On March 11, news came down of a threat to a great hegemony: The NFL signed a multiyear deal with 2K Games, allowing the company to develop for the first time since 2004 an official NFL “non-simulation” video game.
For the last 15 years, the football gaming space has been dominated by EA Sports and its Madden Franchise, which owns the exclusive rights to produce “simulation” style football games. Any games that have attempted to break through quickly find they’re at a huge competitive disadvantage, a lesson 2K learned once before.
When 2K last tried to compete against Madden, with All-Pro Football 2K8, the company secured the individual rights to more than 240 retired NFLers to appear in the game. (EA’s exclusivity deal meant all active players were off-limits.) And even though the gameplay and presentation at the time were strong, All-Pro Football 2K8 sold a little more than 100,000 copies, compared to Madden ’08, which sold 1.8 million.
So what exactly could 2K’s non-simulation style football game look like? Think of Midway Games’ NFL Blitz (1997-2012) or EA’s NFL Street Franchise, which was retired in 2008.
Both games were vastly different from Madden. NFL Blitz featured bone-crushing hits and flamboyant celebrations, while NFL Street included turbocharged passes, flashy jukes and “gamebreaker” super moves. They played more like arcade games than the real-life product.
And while no one knows what to expect from 2K Games’ forthcoming NFL game—the studio has been tight-lipped on what’ll debut next year—it promises the games will be “fun, approachable and social experiences.”
“If the content is good, there’s usually a market for that content,” Eric Handler, the managing director of media and entertainment at MKM Partners, said. “There are opportunities to create revenue outside the simulation market, and this’ll be a good first test.”
2K, for its part, has not struggled without a football game in recent years. The studio has found success with other sports partners, like the WWE, the NHL and the PGA Tour. But 2K’s consistent home-run hitter has been its NBA game. The wide selection of both online and offline modes, like MyLeague, MyGM, MyCareer, MyTeam, MyPark and ProAm, gives gamers more options as to how they want to play. It’s also the official game of the NBA’s esports league.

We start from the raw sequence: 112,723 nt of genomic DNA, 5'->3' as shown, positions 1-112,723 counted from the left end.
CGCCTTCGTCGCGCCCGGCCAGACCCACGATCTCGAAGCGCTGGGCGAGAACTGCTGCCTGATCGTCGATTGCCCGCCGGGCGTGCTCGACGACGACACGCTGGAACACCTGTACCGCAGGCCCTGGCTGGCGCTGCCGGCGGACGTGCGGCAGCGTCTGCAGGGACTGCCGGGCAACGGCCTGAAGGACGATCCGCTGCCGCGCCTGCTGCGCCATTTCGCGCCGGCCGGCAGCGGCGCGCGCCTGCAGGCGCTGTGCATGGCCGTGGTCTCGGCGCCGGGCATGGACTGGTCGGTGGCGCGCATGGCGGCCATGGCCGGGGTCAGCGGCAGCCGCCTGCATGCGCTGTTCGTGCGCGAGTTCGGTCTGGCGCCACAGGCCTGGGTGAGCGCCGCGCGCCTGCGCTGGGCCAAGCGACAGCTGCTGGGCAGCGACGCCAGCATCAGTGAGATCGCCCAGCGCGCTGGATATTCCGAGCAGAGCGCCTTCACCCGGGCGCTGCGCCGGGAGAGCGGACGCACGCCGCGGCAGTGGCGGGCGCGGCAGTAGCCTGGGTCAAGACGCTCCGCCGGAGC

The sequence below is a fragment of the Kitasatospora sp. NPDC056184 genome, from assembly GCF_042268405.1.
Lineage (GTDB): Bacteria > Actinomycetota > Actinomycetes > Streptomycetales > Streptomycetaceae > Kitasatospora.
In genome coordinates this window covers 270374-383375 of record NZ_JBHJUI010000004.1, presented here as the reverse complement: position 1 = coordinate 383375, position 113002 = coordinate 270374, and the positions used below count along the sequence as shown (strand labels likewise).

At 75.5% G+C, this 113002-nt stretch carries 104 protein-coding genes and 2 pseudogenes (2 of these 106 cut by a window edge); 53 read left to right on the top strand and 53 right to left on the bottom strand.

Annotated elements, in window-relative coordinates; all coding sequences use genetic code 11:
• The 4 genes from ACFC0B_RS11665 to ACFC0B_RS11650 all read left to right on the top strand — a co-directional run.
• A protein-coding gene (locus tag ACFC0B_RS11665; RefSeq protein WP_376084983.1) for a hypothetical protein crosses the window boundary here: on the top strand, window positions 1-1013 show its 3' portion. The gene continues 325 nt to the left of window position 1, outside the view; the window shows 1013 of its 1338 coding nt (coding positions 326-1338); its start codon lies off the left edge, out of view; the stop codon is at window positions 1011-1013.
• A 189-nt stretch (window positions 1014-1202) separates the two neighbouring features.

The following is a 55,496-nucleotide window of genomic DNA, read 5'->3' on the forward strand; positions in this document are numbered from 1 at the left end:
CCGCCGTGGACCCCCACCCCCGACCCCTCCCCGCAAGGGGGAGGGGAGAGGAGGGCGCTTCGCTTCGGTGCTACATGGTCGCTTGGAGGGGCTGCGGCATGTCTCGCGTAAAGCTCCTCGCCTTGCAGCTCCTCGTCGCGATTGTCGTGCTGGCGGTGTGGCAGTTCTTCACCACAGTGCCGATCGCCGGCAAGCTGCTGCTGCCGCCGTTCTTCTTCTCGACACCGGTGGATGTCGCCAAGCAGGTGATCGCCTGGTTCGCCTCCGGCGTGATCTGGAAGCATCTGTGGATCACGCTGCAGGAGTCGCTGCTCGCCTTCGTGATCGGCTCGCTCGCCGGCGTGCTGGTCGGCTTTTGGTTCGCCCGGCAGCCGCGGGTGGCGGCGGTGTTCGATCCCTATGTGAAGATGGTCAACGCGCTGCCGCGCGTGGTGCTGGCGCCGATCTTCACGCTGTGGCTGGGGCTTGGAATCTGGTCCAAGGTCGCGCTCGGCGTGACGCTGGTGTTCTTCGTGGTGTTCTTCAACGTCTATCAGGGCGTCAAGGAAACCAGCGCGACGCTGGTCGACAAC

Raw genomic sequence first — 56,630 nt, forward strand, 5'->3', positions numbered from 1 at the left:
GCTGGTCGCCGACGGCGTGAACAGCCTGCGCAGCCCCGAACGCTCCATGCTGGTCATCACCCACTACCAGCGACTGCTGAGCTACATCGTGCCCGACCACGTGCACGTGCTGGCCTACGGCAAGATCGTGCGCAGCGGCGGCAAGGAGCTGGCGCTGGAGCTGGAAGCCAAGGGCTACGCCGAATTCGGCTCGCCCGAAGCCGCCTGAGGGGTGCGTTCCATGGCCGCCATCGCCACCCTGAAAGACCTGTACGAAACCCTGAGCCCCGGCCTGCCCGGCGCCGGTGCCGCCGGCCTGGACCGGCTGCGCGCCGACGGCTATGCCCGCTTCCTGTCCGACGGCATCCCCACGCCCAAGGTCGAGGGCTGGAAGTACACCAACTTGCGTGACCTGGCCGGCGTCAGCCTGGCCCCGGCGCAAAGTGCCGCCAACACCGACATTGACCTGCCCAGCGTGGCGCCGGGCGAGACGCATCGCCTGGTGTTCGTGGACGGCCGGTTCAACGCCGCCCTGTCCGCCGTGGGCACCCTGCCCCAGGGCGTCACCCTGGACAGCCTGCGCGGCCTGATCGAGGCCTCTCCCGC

The NFL’s announcement with 2K prompted a statement from EA, saying in part:
Madden NFL 20 is the most successful game ever in the franchise, and new modes like Superstar KO and our Madden NFL esports broadcasts are growing the fan base. We’ll be building on that momentum with more new and different experiences, on more platforms and with new ways to play, in the years to come.
Indeed, Madden has continued to be successful: The game has seen an increase in players, viewers and tournament revenue. One of the latest gameplay trailers showed developers upgrading features from Madden 20, such as open-field tackling, pass-rush control and other authenticity improvements. But there also seems to be a growing dissatisfaction among some of the game’s most ardent fans.
“The problem this year with Madden 20 was that the game didn’t really make sense, I could put 10 people in the box and still couldn’t stop the run,” said Dwayne Wood, who plays competitively under the name Cleff the God.
On July 2, when EA released their beta codes for players to get their first look at Madden 21, some players gained unexpected access to the game’s Franchise Mode. What they found was a general lack of improvement and innovation, setting off a wave of disappointment in that community. The outcry became so widespread that #FixMaddenFranchise became the No. 1 trending topic on Twitter on July 1.
Madden Executive Producer Seann Graddy responded a day later, saying, “the franchise community is critically important to us … we’re reading your feedback and understand that you clearly want more.” The reality is, however, that the likelihood of EA being able to overhaul the entire Franchise Mode without delaying the game’s release is highly improbable.
EA’s summer of discontent continued two weeks later, when professional players began tweeting about another issue they’d like EA to address. Citing the $1.3 billion that EA brings in annually from extra content sales—half of which comes from purchases in Madden and FIFA’s Ultimate Team mode—gamers were angry to see the Madden prize pool at $1.3 million this year. They began tweeting #FixTheMaddenPrizePool.
Both trends highlight the fact that although Madden has been successful, its casual players as well as its professional ones are growing increasingly frustrated with some of the game’s stagnancy.
For those hoping an NFL 2K revival would cause EA to take player complaints more seriously, those dreams took a step back in late May. NFL owners voted to renew its exclusive rights partnership with EA Sports for simulation football games until 2026. The king of simulation football gaming for 15 years won’t be giving up its throne in the near future.
“If the NFL went nonexclusive, it’s not a guarantee that it would grow the pie,” said Handler. “The NFL has a good partnership with EA, and I don’t think EA has done anything to necessarily ward the NFL from going away.”
(This story has been updated to correct the spelling of Eric Handler’s name in the seventh paragraph.)